make away

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make away

  1. (obsolete, intransitive) To depart, leave; to make off.
  2. (obsolete, transitive) To destroy.
  3. (obsolete, transitive) To kill.
    • Burton
      If a child were crooked or deformed in body or mind, they made him away.
  4. (obsolete, transitive) To get rid of, dispose of.
    • 1740, Samuel Richardson, Pamela, vol.II:
      ‘Will you,’ said he, ‘on your honour, let me see them uncurtailed, and not offer to make them away; no, not a single paper?’
  5. (obsolete, reflexive) To kill oneself, commit suicide.
    • 1603, John Florio, transl.; Michel de Montaigne, Essayes, printed at London: Edward Blount, OCLC 946730821:
      , I.40:
      the people impatient of so many changes of fortune, tooke such a resolution unto death, that I have heard my father say, he kept accompt of five and twentie chiefe housholders, that in one weeke made them-selves away [].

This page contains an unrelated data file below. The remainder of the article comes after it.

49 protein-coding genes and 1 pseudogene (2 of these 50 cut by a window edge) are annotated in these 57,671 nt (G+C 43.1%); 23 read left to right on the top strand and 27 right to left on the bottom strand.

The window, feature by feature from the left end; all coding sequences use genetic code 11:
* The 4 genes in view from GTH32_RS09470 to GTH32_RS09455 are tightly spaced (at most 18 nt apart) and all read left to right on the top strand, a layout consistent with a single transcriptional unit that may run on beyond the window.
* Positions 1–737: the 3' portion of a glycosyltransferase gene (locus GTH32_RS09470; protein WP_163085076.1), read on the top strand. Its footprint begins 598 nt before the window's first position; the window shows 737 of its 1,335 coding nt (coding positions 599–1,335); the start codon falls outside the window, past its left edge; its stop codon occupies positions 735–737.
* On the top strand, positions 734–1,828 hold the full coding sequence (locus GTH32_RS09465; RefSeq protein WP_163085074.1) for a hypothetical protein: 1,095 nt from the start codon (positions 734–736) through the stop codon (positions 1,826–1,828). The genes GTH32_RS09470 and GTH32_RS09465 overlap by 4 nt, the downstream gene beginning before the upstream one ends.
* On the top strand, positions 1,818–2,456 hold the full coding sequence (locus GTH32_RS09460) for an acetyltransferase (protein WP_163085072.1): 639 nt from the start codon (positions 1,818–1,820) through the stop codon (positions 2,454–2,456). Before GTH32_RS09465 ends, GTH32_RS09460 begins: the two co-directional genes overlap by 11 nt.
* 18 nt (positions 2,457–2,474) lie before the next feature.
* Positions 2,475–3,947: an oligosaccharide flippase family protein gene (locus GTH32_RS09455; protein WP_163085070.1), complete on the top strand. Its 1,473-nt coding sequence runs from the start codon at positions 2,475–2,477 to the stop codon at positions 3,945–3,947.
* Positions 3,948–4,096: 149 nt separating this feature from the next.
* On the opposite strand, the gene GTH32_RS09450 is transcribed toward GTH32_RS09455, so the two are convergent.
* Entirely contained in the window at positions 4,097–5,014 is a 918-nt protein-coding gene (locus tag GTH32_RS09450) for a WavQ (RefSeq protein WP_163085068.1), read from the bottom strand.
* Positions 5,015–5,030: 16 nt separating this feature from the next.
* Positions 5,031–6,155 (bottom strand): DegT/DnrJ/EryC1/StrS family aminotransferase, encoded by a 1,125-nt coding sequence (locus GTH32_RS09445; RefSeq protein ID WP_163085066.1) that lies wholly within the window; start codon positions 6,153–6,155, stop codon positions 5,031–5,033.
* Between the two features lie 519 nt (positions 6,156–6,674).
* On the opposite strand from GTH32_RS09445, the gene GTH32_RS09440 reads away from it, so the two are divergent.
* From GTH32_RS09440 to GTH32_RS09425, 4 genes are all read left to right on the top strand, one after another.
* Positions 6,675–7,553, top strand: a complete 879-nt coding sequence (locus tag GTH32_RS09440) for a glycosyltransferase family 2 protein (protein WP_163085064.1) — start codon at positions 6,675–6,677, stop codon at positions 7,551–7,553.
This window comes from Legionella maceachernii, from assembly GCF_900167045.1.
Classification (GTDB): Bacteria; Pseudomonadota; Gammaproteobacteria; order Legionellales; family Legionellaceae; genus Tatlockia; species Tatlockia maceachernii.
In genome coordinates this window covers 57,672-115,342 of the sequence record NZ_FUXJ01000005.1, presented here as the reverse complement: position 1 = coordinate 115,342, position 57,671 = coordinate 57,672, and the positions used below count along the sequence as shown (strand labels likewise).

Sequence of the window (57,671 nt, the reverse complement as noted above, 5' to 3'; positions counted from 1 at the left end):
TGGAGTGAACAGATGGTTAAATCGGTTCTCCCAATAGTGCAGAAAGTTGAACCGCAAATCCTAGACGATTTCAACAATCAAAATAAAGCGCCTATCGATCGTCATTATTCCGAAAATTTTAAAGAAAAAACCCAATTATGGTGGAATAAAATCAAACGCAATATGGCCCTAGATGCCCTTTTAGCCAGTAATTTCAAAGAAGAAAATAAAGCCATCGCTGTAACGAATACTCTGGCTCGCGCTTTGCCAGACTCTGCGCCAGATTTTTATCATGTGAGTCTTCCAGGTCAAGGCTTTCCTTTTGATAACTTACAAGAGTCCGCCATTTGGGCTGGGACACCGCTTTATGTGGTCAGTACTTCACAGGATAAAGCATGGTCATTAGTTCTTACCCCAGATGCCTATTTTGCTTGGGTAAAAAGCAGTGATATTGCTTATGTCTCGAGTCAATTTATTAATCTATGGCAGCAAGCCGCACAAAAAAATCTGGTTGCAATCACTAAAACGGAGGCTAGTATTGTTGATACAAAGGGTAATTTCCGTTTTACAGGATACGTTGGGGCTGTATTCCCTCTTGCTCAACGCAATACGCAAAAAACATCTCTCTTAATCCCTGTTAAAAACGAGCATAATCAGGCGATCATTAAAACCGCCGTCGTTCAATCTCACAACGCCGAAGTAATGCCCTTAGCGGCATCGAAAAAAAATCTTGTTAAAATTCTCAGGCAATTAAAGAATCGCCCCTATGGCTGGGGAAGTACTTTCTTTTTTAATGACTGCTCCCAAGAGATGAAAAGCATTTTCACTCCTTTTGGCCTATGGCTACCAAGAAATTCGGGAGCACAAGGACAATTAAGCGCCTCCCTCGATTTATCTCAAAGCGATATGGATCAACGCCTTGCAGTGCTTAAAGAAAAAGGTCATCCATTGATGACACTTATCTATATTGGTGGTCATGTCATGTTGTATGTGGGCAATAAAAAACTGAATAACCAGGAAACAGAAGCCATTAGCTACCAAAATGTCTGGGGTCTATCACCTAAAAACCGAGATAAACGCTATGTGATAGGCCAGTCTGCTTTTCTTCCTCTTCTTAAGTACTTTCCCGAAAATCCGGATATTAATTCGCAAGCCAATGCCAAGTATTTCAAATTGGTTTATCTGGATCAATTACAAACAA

• 1621, Democritus Junior [pseudonym; Robert Burton], The Anatomy of Melancholy, Oxford: Printed by Iohn Lichfield and Iames Short, for Henry Cripps, OCLC 216894069; The Anatomy of Melancholy, 2nd corrected and augmented edition, Oxford: Printed by John Lichfield and James Short, for Henry Cripps, 1624, OCLC 54573970, (please specify |partition=1, 2, or 3):
      , New York Review of Books, 2001, p.263:
      Hostratus the friar took that book which Reuchlin had written against him, under the name of Epist. obscurorum vivorum, so to heart, that for shame and grief he made away himself.

Derived terms[edit]